Mark Hughes insisted that it remains only a matter of time before QPR begin to pull away from the foot of the Premier League table but the pressure on the Rangers manager shows no sign of abating. The Hoops remain anchored to the bottom after Everton extended the west Londoners' winless start to the season to eight games. A Júlio César own-goal cancelled out Junior Hoilett's early strike and, although the visitors were reduced to 10 men for the final half-hour, Rangers could not find a winner.

For Hughes's side this was only a third point of the season but, with almost a quarter of the campaign gone he remains convinced it is just a blip. "We know we can compete in this league and we've shown it against the top sides," he said. "We're having a frustrating period but every club has one. We're having ours now and once we're through it that'll be the end of it."

His opposite number concurred that time would prove a healer. "They've got good players," said the Everton manager, David Moyes. "After staying up they've brought in an awful lot of new players and they needed the turnaround to make sure they were all right. It just takes a bit of time."

More importantly Hughes again received backing from his chairman, Tony Fernandes, who took to Twitter to tell those making negative comments after the game that they were "wasting time and energy" and that the club needs "time and stability".

With Everton fourth, Hughes could point to the fact that his side have been handed an unenviable opening fixture list, with injuries, another mitigating factor, again forcing a defensive rejig. The frustration is compounded by the fact that they are not always playing badly. In the second half in particular they forced Everton back and the visitors were grateful for some fine goalkeeping from Tim Howard and equally adept defending from Phil Jagielka.

In the main, though, it was a scrappy affair. Adel Taarabt, predictably, was in gloves but he might have been better off with a cagoule. The watery conditions had plenty of players struggling to stay vertical and at times it seemed as if this was a game being played on an ice rink for which only Esteban Granero, the most technically accomplished in midfield by a distance, had remembered to bring his skates.

Nevertheless the afternoon could hardly have got off to a better start for Hughes and his team. Little over a minute was on the clock when José Bosingwa hooked a Leighton Baines corner narrowly wide of his own goal. From the resultant set-piece César punched clear and Hoilett outmuscled Phil Neville to win the loose ball inside his own half. From there the Canada international raced forward with defenders backpedalling and, having seemingly held on to the ball for a second too long, watched as his shot clipped the heels of Baines and flew past the stranded Tim Howard. Only 118 seconds had elapsed.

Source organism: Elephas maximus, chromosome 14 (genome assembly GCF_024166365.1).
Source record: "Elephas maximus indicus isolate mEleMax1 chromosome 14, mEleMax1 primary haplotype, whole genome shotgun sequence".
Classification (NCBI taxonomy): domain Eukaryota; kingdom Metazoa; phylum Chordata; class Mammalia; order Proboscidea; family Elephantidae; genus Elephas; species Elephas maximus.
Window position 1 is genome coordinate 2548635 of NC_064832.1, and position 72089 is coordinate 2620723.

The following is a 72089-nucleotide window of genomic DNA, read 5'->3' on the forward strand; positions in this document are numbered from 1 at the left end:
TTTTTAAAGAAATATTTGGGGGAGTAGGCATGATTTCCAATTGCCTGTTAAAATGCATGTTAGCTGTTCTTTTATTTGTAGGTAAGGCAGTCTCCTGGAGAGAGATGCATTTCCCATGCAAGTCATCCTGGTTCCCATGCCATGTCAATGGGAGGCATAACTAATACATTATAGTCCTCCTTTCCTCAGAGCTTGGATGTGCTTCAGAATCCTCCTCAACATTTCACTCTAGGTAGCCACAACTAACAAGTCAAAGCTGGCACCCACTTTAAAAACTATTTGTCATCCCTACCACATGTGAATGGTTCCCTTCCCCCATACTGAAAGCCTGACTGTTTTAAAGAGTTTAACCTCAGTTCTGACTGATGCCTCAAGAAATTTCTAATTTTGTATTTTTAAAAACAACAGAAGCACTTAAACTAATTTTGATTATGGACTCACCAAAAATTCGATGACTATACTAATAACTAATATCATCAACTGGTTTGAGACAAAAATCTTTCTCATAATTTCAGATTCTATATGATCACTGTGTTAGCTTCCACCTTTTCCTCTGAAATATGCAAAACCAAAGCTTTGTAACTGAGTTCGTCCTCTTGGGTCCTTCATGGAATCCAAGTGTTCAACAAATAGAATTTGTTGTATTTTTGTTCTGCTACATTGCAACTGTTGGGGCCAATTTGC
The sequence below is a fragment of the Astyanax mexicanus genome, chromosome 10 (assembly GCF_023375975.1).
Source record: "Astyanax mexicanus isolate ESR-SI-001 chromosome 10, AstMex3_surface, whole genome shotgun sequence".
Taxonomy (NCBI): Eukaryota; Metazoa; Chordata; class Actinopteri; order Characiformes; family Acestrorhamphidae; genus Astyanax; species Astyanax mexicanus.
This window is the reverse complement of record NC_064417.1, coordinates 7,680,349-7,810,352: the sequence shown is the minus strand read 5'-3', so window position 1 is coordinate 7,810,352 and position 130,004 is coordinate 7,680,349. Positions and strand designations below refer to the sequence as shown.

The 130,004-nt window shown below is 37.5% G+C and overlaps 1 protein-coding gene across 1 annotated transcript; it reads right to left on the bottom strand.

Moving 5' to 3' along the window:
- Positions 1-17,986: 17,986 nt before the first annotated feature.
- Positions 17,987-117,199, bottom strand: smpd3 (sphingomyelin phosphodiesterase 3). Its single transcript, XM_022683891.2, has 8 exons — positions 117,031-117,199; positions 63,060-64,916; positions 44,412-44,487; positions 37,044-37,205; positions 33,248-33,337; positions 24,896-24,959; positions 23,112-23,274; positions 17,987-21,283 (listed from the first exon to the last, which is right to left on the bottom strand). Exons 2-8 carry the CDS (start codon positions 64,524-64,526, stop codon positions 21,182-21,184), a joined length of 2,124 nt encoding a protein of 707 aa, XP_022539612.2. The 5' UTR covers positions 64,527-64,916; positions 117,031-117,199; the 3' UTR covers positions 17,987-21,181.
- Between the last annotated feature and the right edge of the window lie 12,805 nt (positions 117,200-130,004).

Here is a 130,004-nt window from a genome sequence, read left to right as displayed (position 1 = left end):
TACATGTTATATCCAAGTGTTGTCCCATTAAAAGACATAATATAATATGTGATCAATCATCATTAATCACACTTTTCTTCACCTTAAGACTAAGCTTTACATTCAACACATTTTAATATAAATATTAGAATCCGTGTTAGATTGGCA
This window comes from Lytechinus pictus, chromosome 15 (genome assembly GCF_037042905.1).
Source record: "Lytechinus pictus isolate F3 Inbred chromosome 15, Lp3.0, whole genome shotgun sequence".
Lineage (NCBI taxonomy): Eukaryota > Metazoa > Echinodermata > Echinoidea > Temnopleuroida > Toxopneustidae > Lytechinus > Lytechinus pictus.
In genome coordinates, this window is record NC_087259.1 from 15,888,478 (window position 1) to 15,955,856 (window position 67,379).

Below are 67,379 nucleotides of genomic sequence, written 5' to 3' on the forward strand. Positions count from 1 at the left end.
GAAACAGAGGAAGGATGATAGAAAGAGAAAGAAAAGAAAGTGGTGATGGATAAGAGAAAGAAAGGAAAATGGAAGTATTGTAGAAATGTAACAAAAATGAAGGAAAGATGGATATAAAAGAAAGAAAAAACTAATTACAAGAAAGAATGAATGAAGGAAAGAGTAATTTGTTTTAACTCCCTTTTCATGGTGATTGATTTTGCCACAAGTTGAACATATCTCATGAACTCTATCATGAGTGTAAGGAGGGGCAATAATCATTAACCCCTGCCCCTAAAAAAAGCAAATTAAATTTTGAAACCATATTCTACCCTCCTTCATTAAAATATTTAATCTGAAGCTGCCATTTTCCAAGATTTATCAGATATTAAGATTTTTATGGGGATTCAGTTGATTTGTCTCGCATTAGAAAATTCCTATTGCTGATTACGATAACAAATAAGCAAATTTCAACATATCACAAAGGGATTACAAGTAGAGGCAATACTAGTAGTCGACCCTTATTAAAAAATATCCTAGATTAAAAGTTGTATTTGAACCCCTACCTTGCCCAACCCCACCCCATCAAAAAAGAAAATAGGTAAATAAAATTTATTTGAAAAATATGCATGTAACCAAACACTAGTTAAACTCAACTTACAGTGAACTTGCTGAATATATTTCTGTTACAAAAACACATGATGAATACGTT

César's only other important action in the opening half-hour was to push away Nikica Jelavic's curling low free-kick, while at the other end Ryan Nelsen might have doubled the advantage from close range. The QPR keeper, though, could do little about Everton's equaliser even if he will be credited with it. Steven Pienaar's free-kick was headed thunderously against the inside of a post by Sylvain Distin and the ball bobbled back over the line courtesy of a rebound off the Brazilian's back.

That sparked 60 seconds of madness to match those in the opening exchanges. Jelavic tumbled in the box under Stéphane Mbia's challenge to bring Moyes to the edge of his technical area screaming for a penalty. The referee, Jon Moss, turned those appeals down but, from the corner that followed the attack, Jagielka planted a header against the bar.

The odds were tipped in the home side's favour on the hour when Pienaar was sent off after two yellow cards in the space of 10 minutes, the first after the South African hammered into Hoilett, the second issued, rather more dubiously, for a trip on Bosingwa. Certainly the contact was far less substantial than that of Seamus Coleman's boot on Hoilett in the Everton penalty area with 10 minutes to go.

They were decisions to enrage both managers. "It was very, very harsh to give someone a red card for that," said Moyes. "Incredible." Hughes was equally unimpressed with the failure of Moss to award a potentially game-winning spot-kick. "It was a stonewall penalty," he said. The referee is only four metres away – why he didn't given I don't know."

Either side of the red card both Howard and César had made fine stops, with the QPR keeper first denying Jagielka from point-blank range. His counterpart at the other end produced two excellent saves to keep out Hoilett efforts from the edge of the box and, at the death, Jagielka was on hand once more to deny Park Ji-sung.

Man of the match Phil Jagielka (Everton)